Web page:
Child care centers are usually located in commercial buildings. Centers are larger and care for more children than family child care providers. They are usually divided into groups or classrooms of similarly aged children.
Child care centers typically have many staff members who are overseen by a director. They may be privately operated for profit by chains or individual owners, or operated by nonprofit agencies such as churches, public schools, and government agencies.
All states have regulations for licensed centers, but not all child care centers are licensed. The question of whether a child care center is required to be licensed or is license exempt depends on the requirements in your state. Licensed centers are required to follow a set of basic health and safety requirements, and they are monitored to make sure they are following the requirements.
Some examples of center-based programs that may not be required to be licensed include the following:
Early childhood programs operated by schools
School-age before-and afterschool programs
Faith-based programs, including Parent’s Day Out programs
Part-time programs, including some nursery schools, preschools and prekindergarten programs
States have a child care search which can help you determine if the providers you are considering are licensed. You can search for detailed information about providers in your state and find more information about your state’s child care requirements by using the search feature of this website. Just click this link, See Your State's Resources, select your state under “Get Child Care Resources.” You will then see a variety of links to state specific information including “Inspection Reports” and “Child Care Regulations” information for your state.
When visiting a child care center, ask to see a copy of the program’s license, registration or certification, and inspection history.
Many states post inspection reports online. Use See Your State's Resources feature on this website to see inspection reports of child care providers you are considering. These reports provide valuable information about the quality of child care programs. Check them before you select a program and regularly while your child is enrolled.
Confirm that every adult working or volunteering in the program has had a comprehensive background check.
Ask how many adults and children are in each classroom and about the teachers’ education and training. Make sure that every teacher has had training on important health and safety topics such as first aid and CPR, safe sleep, giving children medication, and child development. Learn more about the 12 health and safety trainings that all adults caring for children should have.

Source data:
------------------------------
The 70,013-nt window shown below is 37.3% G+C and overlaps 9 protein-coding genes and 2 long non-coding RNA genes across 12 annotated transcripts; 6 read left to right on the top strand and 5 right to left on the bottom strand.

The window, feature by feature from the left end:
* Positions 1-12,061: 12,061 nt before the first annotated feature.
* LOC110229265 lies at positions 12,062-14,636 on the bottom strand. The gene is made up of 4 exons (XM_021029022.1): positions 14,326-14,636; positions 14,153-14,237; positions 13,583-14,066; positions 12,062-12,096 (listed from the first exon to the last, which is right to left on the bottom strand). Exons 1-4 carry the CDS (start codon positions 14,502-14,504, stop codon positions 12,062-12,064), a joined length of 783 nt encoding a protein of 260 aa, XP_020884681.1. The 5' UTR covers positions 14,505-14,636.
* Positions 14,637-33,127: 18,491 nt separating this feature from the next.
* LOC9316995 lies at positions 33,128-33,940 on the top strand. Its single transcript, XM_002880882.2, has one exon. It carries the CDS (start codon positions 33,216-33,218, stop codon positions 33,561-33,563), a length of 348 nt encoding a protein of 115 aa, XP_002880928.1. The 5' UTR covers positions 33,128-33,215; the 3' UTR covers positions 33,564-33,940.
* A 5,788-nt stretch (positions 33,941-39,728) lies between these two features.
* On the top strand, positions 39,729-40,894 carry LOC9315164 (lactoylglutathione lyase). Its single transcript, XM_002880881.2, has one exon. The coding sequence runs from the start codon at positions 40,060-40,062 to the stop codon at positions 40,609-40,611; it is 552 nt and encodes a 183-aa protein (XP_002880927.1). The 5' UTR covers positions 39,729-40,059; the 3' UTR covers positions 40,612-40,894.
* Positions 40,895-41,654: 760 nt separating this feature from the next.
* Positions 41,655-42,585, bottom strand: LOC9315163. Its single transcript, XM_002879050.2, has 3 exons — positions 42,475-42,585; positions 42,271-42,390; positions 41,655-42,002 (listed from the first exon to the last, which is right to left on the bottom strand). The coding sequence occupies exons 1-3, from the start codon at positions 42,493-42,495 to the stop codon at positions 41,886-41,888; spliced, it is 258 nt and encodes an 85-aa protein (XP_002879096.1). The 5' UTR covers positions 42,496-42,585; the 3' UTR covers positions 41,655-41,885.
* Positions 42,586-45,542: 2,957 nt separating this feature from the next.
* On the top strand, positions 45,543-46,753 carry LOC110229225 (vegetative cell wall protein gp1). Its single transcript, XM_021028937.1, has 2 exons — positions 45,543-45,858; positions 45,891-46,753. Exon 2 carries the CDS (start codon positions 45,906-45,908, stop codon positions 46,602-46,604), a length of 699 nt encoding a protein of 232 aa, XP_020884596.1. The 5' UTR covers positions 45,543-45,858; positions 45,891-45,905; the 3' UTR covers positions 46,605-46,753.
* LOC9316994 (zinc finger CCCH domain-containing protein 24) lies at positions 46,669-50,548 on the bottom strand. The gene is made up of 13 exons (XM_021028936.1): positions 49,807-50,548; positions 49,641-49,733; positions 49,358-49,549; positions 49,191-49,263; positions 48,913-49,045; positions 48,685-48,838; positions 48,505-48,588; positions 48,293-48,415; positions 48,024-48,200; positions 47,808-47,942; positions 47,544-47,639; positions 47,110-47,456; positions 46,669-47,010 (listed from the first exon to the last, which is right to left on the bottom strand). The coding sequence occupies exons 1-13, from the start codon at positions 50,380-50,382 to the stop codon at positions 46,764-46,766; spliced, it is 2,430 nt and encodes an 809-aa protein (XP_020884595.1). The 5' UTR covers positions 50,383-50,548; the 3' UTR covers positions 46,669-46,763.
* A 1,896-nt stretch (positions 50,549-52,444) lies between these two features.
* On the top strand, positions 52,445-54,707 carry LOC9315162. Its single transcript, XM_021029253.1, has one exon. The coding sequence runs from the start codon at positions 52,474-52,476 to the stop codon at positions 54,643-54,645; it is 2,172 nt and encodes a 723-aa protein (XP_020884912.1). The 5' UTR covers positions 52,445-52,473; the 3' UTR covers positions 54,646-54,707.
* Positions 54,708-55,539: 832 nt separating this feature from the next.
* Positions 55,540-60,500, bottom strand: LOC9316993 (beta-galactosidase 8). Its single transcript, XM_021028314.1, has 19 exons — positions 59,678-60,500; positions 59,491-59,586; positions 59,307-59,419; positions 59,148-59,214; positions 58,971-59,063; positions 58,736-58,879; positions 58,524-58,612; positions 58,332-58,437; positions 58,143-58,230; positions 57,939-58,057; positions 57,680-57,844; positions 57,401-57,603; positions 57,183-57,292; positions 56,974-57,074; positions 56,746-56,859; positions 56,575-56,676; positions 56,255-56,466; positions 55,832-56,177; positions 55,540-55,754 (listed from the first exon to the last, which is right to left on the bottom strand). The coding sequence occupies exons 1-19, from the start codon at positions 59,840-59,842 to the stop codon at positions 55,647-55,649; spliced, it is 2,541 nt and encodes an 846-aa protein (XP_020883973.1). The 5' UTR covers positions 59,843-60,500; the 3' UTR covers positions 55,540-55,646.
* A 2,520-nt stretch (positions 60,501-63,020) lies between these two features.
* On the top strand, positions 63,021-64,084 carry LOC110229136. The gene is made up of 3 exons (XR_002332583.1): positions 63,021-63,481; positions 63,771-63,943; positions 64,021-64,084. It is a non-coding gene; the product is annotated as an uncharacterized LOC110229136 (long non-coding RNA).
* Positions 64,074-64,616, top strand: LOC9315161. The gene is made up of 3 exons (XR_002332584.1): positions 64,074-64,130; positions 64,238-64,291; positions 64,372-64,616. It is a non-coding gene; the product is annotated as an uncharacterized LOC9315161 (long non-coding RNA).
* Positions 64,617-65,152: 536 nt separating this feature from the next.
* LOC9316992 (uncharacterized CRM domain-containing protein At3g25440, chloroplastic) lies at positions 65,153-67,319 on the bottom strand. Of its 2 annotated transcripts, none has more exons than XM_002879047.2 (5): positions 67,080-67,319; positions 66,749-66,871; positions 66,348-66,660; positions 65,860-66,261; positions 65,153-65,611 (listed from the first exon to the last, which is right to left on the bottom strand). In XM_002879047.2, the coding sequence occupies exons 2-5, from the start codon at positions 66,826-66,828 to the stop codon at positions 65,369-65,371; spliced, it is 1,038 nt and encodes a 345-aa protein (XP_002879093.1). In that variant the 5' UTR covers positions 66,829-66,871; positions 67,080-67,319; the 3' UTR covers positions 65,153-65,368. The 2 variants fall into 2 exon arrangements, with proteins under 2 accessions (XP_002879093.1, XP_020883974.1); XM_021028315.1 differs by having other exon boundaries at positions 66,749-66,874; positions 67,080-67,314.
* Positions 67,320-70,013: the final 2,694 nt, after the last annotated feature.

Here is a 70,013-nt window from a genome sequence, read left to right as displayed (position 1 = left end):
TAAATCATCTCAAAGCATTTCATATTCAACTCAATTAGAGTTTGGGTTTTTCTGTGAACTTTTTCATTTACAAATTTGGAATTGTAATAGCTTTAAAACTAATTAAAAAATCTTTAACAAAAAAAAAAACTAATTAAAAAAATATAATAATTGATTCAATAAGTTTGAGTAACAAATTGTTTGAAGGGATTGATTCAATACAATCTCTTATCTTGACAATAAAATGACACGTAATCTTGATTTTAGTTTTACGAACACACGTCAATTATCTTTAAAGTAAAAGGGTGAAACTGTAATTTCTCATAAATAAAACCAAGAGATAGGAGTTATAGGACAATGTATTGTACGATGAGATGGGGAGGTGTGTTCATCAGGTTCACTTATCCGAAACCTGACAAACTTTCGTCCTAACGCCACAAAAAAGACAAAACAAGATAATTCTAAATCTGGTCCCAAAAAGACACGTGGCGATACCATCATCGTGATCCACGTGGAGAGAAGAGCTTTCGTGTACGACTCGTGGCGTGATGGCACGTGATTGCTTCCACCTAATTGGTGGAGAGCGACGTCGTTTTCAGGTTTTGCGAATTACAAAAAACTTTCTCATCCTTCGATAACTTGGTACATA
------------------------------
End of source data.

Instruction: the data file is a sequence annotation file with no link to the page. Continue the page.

Find out whether your child’s teacher has an early childhood credential or degree and how long he or she has been working in the early childhood field.
Ask about the program’s staff turnover rate (how frequently staff leave). If a program experiences a large amount of turnover, your child could experience many transitions to new teachers. A high turnover rate could also mean that there are issues that could affect the quality of the program.
Ask what curriculum is used. Also ask the provider to explain the types of daily activities planned for the children, and how those activities will support your child’s learning.
Make sure that the provider’s policies and opinions on discipline, supervision, safe sleep, nutrition, child development, and learning align with what you want for your child.
Ask about information and activities provided for parents. Ask if the program provides opportunities for parents to learn about how their children are doing or talk about their children’s progress.
Get a copy of the provider’s policies and contract. These documents should cover important topics, including hours of operation, rates, fees, field trip permission slips, transportation agreements, and absence policies. Read more about recommended items that should be included in a child care contract.
Print a list of questions and things to look for that you can take with you when visiting a potential child care program.
Many families choose child care centers because of the more structured, classroom-like environment. Families may like that their children are cared for in groups with other children the same age. They may also appreciate the greater number of adults present in the building. Families often like child care centers because of the larger groups of children present and the variety of equipment, supplies, and activities.